Organizations in the nonprofit sector have always faced challenges when it comes to competing for top-level leadership talent. Salaries in most tax-exempt organizations tend to be less than the equivalent role in the for-profit sector. As a result, many organizations take a creative approach to structuring attractive compensation packages for key employees, making use of various forms of non-salary compensation.
However, in the nonprofit industry, the compensation of key employees, executives, and directors is public knowledge, reported each year on Form 990. Organizations should determine a reasonable level of compensation based on an analysis of the salaries of key employees at comparable organizations. At the same time, nonprofits must also carefully consider which elements of the non-salary compensation of key employees are considered taxable.
In this overview, we explore some of the key forms of non-salary compensation that an independent school might offer key employees such as heads of school, directors of development, or other notable employees. We outline the key considerations that compensation committees must keep in mind to create an attractive compensation package that avoids triggering unnecessary taxes.
Interested in diving deeper into this topic? This overview is the first in an upcoming series of articles exploring different forms of non-salary compensation in independent schools. Subscribe to the Smith + Howard newsletter to be updated when new articles are published.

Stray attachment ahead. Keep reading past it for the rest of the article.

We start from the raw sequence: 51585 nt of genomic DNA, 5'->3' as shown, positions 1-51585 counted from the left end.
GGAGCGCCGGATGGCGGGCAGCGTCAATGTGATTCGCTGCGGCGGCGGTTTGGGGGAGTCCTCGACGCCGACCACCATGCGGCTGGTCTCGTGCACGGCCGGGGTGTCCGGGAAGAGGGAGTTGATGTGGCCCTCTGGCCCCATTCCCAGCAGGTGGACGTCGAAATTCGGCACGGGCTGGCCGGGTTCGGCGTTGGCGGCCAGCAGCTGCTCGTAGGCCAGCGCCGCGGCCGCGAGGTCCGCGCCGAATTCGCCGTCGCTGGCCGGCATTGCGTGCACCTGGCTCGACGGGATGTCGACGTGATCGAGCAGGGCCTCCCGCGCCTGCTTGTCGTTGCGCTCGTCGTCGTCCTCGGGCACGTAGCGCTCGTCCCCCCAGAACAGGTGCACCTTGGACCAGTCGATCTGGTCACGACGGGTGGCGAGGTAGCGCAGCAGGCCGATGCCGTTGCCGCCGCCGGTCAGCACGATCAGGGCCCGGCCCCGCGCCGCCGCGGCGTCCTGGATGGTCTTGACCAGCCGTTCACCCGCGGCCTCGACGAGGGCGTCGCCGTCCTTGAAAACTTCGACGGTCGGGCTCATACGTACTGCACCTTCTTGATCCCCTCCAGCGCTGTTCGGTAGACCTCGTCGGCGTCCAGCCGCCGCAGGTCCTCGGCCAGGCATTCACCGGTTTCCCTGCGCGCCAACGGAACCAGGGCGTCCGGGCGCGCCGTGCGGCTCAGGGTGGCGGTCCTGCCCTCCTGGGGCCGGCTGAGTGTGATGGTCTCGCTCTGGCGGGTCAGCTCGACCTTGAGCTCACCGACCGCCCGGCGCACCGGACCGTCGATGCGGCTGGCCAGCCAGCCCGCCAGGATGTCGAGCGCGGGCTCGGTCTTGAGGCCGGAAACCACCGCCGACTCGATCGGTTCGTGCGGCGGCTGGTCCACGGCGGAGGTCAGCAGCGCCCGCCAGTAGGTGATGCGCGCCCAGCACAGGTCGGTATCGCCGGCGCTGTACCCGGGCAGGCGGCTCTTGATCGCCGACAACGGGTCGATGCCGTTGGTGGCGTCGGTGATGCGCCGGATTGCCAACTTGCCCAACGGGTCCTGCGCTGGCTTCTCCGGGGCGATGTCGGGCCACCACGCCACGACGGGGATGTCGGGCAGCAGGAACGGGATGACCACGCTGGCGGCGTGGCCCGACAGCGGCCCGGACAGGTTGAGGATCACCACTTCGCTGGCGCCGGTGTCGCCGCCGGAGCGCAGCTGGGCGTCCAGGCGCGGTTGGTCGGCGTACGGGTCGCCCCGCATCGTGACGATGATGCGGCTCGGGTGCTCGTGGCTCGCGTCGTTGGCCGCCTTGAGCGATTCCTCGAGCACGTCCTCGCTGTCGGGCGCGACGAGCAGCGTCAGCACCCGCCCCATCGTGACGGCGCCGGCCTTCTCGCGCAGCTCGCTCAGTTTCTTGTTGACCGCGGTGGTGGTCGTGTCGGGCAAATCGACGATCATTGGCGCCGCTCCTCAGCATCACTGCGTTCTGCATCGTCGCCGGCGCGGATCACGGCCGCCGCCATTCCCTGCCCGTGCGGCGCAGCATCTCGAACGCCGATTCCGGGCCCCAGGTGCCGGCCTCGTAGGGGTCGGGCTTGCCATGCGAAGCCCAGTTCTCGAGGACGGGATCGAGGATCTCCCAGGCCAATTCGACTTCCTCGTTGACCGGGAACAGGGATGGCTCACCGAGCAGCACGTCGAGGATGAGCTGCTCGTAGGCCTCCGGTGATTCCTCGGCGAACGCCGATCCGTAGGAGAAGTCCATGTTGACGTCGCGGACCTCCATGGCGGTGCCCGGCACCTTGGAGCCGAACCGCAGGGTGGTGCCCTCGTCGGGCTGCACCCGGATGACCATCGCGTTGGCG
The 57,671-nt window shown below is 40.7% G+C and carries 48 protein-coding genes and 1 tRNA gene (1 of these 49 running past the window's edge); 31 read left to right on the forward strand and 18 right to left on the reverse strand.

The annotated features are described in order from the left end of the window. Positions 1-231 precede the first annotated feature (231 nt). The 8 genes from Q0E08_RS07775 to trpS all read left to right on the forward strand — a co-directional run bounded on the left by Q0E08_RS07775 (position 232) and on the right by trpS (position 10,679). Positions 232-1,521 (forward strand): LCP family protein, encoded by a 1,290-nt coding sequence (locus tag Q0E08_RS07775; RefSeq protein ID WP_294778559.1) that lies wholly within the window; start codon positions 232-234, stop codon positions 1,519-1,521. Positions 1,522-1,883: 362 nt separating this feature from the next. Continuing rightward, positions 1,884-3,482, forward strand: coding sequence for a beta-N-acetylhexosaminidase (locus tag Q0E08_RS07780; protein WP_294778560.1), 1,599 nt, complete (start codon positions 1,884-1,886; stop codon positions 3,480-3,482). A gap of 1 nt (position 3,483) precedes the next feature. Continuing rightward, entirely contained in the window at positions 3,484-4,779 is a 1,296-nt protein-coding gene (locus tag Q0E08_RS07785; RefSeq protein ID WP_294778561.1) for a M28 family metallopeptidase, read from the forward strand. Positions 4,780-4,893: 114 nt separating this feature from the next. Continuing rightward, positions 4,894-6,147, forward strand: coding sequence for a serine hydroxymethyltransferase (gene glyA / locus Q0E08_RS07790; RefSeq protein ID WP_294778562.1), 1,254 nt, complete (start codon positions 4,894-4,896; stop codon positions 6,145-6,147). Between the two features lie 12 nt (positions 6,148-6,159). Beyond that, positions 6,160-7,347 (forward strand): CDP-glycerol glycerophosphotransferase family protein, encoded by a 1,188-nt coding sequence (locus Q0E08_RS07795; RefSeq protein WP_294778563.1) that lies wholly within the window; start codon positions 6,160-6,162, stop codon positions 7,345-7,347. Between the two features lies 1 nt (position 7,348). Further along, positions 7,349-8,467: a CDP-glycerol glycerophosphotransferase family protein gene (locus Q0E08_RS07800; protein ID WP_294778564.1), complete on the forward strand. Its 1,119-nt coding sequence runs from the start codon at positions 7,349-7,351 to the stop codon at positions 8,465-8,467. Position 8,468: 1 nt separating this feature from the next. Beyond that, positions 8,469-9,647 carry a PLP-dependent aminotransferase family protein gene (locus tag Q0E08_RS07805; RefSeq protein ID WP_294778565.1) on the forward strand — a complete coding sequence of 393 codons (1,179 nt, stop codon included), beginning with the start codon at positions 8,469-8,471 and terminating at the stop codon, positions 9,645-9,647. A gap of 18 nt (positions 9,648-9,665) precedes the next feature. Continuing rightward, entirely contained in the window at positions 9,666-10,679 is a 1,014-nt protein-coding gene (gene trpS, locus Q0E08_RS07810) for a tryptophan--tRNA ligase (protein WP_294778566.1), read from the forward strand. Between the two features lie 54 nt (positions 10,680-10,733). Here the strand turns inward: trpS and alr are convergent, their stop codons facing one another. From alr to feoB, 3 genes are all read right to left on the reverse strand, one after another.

The compensation of a tax-exempt organization’s key employees must be reported each year on Form 990. This filing includes the base salary of key employees as well as any other compensation they might receive: from housing and vehicle benefits to retirement plans and health benefits.
The compensation of key employees is an important governance issue. Board compensation committees should strive for a transparent, data-backed process that justifies their decision to award their chosen level of compensation. Depending on the way different elements of this compensation package are structured, nonprofits may face an additional tax burden – one many organizations are keen to avoid.
Below, we outline some of the most common forms of non-salary compensation in independent schools.
Many independent schools offer housing benefits to their key personnel, either providing on-campus housing or accommodation in an off-campus property located nearby. Determining whether housing benefits are a form of taxable compensation can be a tricky issue that requires a nuanced interpretation of the tax code.
Generally speaking, the question of whether housing benefits are considered taxable benefits boils down to whether the housing is provided for the convenience of the school or the convenience of the employee. Take the example of a teacher at a boarding school who has been given on-campus housing but has nighttime duties to fulfill such as checking dorms and being available to respond to emergencies. The employee’s housing would likely not be deemed a taxable benefit since it benefits the organization, reducing staffing costs and enabling the school to provide care to students.
On the other hand, if a teacher was given housing benefits with no additional responsibilities, the benefits would likely be considered taxable since they benefit one employee at the expense of others. It’s important to note this is a simplified example: various facts and circumstances guide the determination of whether housing benefits are qualified as taxable benefits.
When designing executive compensation packages, independent schools and other nonprofits should be careful to avoid triggering any excise taxes. Excise tax, introduced in the 2017 Tax Cuts & Jobs Act, can be triggered in a couple of different ways.